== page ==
Saturday, April 19, 2014

Lesson Learned

I'm really excited to be participating in the WEGO Health Health Activist Writer's Month Challenge.  I'm hoping that the challenge factor will motivate me to write more often (every day this month, in fact!), and that that will develop into a habit of writing regularly after the month is over.  More importantly, I'm hoping that by sharing my experiences, thoughts, and insights about living with chronic and invisible illnesses, I'll be able to bring comfort to someone struggling with the same issues.

*Note - I'll be including this introductory paragraph at the beginning of every post, so that anyone who's checking in will have that background info.  If you come back another day (and I hope you do), you can skip this part!

Today's assignment: Lesson Learned.  What’s a lesson you learned the hard way? Tell us a time when you made a mistake and promised never to make that same mistake again. Write about it for 15 today.

One very important lesson I have learned, though it took quite a while and quite a few bad examples for it to actually sink in, is that doctors are not the ultimate authority in my health care and treatment - I am.  Don’t get me wrong: I admit that they have a lot more education and experience than I do with regard to human anatomy, diseases, and treatments.  They do not, however, have more experience with my body. 

When I was growing up, I always took it as a given that doctors were experts: they knew everything, so I should basically take their word as law.  Then again, when I was a kid, I viewed pretty much all adults as infallible authorities: parents, teachers … they were in charge, and their position gave them the right to tell me what to do.  It never even occurred to me to question their judgment. 

Somewhere around adolescence, I learned better.  I defied my parents when I knew better than they did (my mom has since admitted that she was wrong), and even challenged a professor with whom I disagreed (that didn’t work out so well for my grade, but at least I had the satisfaction of knowing I was right).  For some reason, though, I still believed that my doctors were beyond reproach.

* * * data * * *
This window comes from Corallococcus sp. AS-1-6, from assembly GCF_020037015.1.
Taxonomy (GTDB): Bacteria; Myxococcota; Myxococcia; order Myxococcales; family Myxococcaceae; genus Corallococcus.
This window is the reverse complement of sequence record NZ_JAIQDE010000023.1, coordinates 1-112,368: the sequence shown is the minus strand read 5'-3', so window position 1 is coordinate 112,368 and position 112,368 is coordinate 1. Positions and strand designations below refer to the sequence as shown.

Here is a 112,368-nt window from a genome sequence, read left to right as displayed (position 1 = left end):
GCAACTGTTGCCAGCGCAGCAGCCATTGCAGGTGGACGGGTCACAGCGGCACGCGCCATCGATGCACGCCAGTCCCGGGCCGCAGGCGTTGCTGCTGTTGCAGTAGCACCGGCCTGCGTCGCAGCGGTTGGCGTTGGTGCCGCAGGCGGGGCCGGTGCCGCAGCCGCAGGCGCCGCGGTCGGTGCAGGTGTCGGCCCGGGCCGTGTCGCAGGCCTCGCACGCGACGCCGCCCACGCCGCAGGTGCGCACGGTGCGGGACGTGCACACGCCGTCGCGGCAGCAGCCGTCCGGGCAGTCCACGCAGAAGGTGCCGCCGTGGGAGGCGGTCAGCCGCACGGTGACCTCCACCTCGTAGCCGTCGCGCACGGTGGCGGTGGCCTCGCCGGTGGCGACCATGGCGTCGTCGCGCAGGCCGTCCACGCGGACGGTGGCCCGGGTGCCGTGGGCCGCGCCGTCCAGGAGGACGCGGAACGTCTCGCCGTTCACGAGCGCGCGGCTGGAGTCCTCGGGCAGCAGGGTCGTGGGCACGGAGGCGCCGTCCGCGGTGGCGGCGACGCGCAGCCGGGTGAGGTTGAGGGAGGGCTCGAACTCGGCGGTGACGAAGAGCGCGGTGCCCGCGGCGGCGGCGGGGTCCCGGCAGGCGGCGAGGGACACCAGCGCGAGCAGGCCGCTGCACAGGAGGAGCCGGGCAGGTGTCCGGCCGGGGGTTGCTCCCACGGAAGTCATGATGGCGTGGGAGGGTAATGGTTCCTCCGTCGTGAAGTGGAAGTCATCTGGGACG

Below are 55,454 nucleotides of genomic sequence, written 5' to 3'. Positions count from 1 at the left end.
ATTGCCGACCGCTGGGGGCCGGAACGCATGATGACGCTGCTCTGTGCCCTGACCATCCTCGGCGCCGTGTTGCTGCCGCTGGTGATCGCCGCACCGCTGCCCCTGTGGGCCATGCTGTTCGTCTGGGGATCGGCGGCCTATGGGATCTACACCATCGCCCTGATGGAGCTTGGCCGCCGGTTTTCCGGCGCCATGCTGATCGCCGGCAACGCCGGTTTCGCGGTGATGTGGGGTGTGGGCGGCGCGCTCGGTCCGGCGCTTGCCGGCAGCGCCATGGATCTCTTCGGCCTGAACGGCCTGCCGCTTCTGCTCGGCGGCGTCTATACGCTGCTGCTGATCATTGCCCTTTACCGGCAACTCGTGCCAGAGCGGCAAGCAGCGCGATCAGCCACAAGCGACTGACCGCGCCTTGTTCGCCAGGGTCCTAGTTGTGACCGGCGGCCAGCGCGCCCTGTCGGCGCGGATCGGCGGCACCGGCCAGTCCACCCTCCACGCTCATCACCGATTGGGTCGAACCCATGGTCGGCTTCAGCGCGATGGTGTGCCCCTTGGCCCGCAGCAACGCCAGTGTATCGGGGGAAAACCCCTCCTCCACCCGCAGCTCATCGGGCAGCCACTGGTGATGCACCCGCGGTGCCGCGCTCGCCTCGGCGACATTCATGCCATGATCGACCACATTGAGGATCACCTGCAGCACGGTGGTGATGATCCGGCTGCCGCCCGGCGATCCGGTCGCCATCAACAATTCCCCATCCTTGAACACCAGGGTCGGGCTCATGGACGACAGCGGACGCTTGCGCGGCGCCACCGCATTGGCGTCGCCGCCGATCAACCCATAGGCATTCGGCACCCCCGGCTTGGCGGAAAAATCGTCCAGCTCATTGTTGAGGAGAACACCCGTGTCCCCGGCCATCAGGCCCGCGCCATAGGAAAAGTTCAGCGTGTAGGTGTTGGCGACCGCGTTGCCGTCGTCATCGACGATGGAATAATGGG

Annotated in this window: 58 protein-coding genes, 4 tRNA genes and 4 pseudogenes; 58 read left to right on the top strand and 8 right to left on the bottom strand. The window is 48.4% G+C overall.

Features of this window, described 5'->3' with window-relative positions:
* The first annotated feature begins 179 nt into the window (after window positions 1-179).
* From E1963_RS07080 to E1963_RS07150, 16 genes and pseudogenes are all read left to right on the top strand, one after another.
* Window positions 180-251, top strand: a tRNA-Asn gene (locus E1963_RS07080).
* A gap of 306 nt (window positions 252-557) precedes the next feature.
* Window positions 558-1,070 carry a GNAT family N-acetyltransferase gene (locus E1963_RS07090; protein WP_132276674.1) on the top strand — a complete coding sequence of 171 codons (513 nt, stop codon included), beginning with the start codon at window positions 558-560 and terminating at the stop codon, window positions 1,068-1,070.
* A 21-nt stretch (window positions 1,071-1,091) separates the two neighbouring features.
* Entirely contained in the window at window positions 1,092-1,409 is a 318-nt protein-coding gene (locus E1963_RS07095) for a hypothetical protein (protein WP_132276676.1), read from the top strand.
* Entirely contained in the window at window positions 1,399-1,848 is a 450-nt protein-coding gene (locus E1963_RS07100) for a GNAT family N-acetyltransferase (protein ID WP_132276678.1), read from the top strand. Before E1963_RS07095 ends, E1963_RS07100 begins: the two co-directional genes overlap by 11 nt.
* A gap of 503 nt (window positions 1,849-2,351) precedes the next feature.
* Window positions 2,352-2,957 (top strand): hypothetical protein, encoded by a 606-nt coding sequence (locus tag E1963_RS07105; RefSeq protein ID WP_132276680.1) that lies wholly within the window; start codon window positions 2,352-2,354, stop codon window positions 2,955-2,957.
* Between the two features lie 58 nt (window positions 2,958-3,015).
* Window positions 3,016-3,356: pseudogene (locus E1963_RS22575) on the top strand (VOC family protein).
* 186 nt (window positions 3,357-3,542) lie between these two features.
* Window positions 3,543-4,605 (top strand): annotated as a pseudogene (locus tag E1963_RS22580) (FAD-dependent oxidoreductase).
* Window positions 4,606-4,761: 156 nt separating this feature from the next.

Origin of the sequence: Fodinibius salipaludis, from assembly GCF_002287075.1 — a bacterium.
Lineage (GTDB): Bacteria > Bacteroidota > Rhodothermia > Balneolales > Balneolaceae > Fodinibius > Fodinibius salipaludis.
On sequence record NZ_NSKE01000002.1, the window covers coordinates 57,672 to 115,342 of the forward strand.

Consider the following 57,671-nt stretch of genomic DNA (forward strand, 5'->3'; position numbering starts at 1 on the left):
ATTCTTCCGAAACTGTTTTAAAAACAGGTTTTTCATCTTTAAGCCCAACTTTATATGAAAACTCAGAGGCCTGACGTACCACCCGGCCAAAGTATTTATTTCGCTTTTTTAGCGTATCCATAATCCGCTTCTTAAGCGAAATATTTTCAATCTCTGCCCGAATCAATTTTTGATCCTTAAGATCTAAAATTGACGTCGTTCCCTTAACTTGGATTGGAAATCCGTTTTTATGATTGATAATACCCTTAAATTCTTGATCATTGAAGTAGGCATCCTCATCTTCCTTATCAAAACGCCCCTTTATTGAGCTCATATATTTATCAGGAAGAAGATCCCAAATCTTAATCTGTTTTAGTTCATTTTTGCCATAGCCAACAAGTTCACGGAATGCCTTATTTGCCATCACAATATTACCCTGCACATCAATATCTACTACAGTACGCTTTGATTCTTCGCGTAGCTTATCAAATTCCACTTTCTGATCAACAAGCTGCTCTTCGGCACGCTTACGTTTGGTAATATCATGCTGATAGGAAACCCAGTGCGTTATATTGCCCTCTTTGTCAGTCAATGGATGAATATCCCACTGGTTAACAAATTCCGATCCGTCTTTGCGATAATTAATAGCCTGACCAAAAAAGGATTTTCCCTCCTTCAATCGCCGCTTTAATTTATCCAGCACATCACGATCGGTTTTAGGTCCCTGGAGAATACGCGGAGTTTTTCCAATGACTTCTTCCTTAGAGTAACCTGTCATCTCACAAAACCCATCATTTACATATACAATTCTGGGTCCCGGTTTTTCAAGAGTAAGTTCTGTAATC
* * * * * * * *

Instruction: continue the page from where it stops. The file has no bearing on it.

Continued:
If my only experience was going to the doctor when I had a sore throat, that might not be much of an issue.  Unfortunately, I’ve had much bigger health problems than that.  Several years ago, I started experiencing a number of symptoms that I couldn’t explain.  My entire body ached as if I’d just done an overly intense workout.  It took me hours to fall asleep, and I’d wake up a couple of times throughout the night.  Even if I did actually sleep through the night, I was as exhausted as if I’d pulled an all-nighter.  I had headaches every day, and an overall feeling of just not being well.  After a slew of tests, referrals, and specialists couldn’t figure out what was wrong, they decided it was all in my head.  A few more doctors said I was just depressed.  The worst part was, though I knew how much pain I was in on a daily basis, and I knew what depression was and that I did not have it, these doctors actually made me start to question myself.  I wondered if I was going crazy, if I was a hypochondriac, if I was in denial of something I didn’t even understand.  Then a couple of nurses I knew (not as a patient) suggested that it sounded like I had something called fibromyalgia.  I’d never heard of it, so of course I ran home to look it up.  Though I’d exhibited nearly every symptom and overlapping condition, the doctors still didn’t see it, because they weren’t as familiar with the disorder.  It took four more years before I finally got that diagnosis; it took four more years before any doctor attempted to treat my symptoms.